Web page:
Nora Bateson
11 min readNov 6, 2022

First published in Kosmos Journal in 2018

“The nourishment of Cezanne’s awkward apples is in the tenderness and alertness they awaken inside us.”
Jane Hirshfield

A small scratched hand is pulling ripe, red currants from a bush, plucking generational knowing, while the child is chitter-chattering in the warm evening air, gritting the nutty seeds between molars, brushing an ant off a sunburnt elbow. The bucket is full to the brim with berries the neighbors did not want. Tomorrow morning, these berries will go on yogurt.

This piece is not about the importance of eating organic food, local farming, and slow-food recipes. Nor is it about the damage done in the name of consumer culture. I am assuming that, by now, those topics are givens, and that if you are reading this, you have noticed that there is a distinct possibility that no matter how much we recycle and buy organic, there is a good chance that the human species may not make it through the coming climate changes. You may have also noticed that cultural/political fissures may kill us first. You may have children in your life and find yourself longing for a magical time-bridge that would deliver them safely to the other side of the heavy shakedowns of coming years. The instinct to provide a world of future life and love is strong. But is it stronger than the idea that tomorrow will be like today? Ironically, the possibility of continuing generations requires discontinuing current ways of living.

There is salt ahead. Stinging and necessary.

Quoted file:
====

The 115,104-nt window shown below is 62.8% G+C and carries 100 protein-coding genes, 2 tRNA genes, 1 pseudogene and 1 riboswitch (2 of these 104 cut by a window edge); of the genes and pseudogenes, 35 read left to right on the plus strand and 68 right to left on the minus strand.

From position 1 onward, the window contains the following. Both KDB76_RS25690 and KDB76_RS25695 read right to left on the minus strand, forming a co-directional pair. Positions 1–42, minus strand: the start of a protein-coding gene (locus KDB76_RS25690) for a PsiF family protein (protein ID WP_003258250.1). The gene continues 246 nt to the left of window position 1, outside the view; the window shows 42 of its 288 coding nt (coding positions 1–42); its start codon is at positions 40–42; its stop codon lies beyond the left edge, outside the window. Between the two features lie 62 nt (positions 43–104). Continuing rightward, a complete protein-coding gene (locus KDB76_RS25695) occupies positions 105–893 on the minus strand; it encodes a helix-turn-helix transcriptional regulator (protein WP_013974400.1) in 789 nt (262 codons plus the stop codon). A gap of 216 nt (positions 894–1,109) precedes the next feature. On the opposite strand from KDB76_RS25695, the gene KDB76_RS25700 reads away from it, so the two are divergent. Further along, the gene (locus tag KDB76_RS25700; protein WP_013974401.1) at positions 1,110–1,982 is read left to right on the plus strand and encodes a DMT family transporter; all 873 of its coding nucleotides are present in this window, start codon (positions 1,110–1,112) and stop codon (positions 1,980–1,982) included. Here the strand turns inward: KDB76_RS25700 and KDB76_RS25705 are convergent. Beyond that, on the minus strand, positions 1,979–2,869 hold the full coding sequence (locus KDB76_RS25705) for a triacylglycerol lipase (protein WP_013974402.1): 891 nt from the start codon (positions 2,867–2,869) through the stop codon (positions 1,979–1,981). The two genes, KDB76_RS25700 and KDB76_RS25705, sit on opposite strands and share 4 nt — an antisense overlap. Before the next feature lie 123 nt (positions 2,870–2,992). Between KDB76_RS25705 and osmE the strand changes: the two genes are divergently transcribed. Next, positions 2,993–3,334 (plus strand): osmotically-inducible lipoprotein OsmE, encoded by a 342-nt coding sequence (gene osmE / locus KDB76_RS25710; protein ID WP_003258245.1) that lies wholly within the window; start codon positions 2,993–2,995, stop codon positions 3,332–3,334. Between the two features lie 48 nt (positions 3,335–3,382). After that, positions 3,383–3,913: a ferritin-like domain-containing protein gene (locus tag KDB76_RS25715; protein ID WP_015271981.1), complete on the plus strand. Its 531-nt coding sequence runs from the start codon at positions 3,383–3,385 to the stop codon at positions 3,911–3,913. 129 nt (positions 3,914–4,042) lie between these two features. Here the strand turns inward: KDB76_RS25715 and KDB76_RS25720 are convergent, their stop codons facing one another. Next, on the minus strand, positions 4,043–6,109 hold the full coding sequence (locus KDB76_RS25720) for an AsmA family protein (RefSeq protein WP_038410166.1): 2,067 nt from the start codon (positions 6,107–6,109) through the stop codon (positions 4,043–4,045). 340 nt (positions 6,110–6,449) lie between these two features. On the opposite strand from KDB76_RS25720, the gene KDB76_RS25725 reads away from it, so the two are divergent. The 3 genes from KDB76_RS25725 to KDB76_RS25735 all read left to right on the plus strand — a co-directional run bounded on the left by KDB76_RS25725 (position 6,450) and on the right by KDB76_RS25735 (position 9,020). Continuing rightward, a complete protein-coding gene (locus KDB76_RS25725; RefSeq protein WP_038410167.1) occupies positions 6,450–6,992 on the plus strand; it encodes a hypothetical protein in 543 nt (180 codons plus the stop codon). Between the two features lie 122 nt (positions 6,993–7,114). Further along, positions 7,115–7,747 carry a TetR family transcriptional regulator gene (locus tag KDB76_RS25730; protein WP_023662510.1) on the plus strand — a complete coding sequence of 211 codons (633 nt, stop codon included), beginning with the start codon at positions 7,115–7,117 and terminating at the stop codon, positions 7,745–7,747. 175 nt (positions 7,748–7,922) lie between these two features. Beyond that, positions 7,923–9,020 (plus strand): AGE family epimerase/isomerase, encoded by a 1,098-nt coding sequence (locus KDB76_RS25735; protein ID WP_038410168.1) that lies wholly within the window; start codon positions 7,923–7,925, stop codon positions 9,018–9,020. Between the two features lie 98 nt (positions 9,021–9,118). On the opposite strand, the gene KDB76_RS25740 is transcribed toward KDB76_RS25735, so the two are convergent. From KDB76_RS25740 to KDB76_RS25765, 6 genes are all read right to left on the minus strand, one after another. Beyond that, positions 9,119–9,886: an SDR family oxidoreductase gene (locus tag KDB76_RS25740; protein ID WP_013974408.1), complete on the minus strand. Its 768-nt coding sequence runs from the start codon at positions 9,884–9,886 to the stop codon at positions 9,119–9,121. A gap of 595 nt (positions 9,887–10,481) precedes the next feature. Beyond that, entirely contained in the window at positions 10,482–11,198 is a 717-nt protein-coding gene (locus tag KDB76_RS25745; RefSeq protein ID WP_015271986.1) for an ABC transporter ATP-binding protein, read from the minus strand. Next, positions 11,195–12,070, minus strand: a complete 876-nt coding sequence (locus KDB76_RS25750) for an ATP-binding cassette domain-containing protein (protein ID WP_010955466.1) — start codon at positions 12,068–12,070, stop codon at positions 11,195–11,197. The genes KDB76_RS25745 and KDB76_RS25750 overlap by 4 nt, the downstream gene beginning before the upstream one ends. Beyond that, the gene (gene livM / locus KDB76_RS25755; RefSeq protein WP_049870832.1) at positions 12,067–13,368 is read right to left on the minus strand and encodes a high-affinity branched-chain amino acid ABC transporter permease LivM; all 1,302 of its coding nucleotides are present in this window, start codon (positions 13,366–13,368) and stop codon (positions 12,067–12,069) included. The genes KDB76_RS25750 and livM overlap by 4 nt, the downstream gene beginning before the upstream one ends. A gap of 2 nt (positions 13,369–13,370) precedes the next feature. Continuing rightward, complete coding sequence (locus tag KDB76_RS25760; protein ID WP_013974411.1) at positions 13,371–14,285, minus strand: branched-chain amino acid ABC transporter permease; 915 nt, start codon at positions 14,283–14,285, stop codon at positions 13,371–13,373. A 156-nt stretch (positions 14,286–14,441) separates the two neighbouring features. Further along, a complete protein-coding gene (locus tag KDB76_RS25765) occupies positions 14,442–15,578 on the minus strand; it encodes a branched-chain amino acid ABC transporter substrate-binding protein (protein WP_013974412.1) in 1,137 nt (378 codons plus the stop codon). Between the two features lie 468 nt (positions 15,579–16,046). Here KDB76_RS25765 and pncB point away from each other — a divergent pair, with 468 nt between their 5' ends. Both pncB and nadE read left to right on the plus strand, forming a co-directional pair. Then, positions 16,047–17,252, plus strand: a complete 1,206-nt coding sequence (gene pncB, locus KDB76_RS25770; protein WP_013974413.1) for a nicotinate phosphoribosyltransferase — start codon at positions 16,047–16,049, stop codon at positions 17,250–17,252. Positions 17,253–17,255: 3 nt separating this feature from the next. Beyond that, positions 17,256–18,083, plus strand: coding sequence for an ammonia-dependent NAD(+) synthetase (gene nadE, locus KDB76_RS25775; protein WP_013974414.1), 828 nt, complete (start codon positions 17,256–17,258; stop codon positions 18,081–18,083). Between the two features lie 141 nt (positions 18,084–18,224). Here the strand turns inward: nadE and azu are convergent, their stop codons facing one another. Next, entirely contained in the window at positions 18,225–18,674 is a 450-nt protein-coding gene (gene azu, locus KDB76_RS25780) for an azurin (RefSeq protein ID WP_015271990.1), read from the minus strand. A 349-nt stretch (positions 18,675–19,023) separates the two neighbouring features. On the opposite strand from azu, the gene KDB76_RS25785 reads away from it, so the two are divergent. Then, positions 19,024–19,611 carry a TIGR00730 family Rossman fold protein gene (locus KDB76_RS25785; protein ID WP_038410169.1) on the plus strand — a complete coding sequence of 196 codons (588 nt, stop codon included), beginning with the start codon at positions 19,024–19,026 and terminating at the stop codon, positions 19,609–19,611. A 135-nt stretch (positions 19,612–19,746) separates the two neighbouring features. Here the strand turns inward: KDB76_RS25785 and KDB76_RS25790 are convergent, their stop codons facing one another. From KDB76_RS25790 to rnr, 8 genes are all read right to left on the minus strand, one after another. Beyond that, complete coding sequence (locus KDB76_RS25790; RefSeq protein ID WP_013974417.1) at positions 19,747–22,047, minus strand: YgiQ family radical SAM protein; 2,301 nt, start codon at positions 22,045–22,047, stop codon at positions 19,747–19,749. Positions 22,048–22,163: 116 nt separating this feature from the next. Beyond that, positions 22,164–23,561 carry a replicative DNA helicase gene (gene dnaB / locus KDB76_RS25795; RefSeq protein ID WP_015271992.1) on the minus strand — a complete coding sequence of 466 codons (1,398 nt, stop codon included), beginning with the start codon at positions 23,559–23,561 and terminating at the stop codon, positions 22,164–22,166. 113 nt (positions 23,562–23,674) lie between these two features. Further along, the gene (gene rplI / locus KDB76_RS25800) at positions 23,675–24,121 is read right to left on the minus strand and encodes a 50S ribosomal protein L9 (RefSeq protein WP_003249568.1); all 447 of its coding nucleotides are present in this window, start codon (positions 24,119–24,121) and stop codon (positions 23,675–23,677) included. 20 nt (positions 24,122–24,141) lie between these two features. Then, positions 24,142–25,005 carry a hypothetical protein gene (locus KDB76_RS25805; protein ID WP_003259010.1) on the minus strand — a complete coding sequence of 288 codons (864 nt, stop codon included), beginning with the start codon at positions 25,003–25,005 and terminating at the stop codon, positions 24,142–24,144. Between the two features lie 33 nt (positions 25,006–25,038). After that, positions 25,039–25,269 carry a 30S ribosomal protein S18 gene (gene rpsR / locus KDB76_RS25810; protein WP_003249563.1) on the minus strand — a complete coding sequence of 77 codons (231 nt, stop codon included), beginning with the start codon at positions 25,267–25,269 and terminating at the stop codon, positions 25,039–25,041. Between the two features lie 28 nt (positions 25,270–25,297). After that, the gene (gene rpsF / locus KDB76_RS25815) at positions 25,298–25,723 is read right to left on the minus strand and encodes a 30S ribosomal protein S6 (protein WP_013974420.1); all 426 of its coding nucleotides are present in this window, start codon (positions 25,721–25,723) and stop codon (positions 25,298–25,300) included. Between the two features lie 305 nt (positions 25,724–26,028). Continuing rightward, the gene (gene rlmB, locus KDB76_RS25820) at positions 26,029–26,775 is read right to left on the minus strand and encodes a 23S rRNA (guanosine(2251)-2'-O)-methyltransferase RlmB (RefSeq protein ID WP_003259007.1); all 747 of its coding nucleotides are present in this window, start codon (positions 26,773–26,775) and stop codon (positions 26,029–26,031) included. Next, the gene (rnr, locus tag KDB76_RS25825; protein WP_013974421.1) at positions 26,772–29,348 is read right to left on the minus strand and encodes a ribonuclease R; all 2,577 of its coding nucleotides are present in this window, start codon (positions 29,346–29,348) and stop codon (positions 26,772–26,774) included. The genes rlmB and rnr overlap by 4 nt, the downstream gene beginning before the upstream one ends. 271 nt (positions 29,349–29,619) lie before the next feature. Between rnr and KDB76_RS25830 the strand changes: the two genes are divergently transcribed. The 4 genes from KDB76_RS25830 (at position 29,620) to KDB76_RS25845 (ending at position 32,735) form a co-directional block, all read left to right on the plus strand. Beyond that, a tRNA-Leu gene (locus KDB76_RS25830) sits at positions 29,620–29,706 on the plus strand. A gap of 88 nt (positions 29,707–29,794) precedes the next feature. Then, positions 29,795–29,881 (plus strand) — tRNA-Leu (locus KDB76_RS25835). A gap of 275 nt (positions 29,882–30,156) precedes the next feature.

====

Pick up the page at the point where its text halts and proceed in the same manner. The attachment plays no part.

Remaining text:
Staving off numbness and the scurvy of disconnectedness.

There are whole grains, fermented ideas, intoxicating and nostalgic.

The past is as lovely as it is deadly. Take small sips.

Add logic and enchantment to taste.

In the everyday gesture of a parent providing breakfast for a child, the entire future of humanity, and of thousands of other organisms, pivots. Like other animals, the human species is tasked with feeding the next generations. Life is dependent upon this seemingly simple mandate of continuance. Feed the babies. Don’t fail.

Bringing a morsel of food to your lips or to the lips of another is an act of intimacy. It is a personal contact point with the seasons and the generations. The tiny act of sharing a meal connects our intestines to the rainfall, and the strength in our muscles to the recipes of grandparents. The weaving of…



Nora Bateson

Filmmaker, writer, educator, lecturer, President of the International Bateson Institute. Books: Small Arcs of Larger Circles 2016, Warm Data *upcoming 2019